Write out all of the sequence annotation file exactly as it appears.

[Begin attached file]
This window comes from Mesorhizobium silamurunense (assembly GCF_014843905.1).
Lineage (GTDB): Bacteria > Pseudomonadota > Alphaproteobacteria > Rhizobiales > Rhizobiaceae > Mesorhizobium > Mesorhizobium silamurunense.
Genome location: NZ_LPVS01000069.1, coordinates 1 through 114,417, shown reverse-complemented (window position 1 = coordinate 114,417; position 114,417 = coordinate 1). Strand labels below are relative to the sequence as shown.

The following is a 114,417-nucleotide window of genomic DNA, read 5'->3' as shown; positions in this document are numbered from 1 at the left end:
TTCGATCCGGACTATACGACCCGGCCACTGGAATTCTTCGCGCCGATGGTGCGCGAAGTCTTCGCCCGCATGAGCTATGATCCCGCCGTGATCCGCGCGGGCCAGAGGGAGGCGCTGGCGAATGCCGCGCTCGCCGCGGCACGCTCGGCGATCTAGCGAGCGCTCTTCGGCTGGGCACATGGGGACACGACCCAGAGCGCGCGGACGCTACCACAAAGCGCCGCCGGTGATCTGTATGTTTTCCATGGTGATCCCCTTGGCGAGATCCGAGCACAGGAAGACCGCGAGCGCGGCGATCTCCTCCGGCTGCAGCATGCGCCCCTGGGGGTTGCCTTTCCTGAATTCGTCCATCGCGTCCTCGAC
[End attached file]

This window comes from Mesorhizobium silamurunense (assembly GCF_014843905.1).
Lineage (GTDB): Bacteria > Pseudomonadota > Alphaproteobacteria > Rhizobiales > Rhizobiaceae > Mesorhizobium > Mesorhizobium silamurunense.
Genome location: NZ_LPVS01000069.1, coordinates 1 through 114,417, shown reverse-complemented (window position 1 = coordinate 114,417; position 114,417 = coordinate 1). Strand labels below are relative to the sequence as shown.

The following is a 114,417-nucleotide window of genomic DNA, read 5'->3' as shown; positions in this document are numbered from 1 at the left end:
TTCGATCCGGACTATACGACCCGGCCACTGGAATTCTTCGCGCCGATGGTGCGCGAAGTCTTCGCCCGCATGAGCTATGATCCCGCCGTGATCCGCGCGGGCCAGAGGGAGGCGCTGGCGAATGCCGCGCTCGCCGCGGCACGCTCGGCGATCTAGCGAGCGCTCTTCGGCTGGGCACATGGGGACACGACCCAGAGCGCGCGGACGCTACCACAAAGCGCCGCCGGTGATCTGTATGTTTTCCATGGTGATCCCCTTGGCGAGATCCGAGCACAGGAAGACCGCGAGCGCGGCGATCTCCTCCGGCTGCAGCATGCGCCCCTGGGGGTTGCCTTTCCTGAATTCGTCCATCGCGTCCTCGAC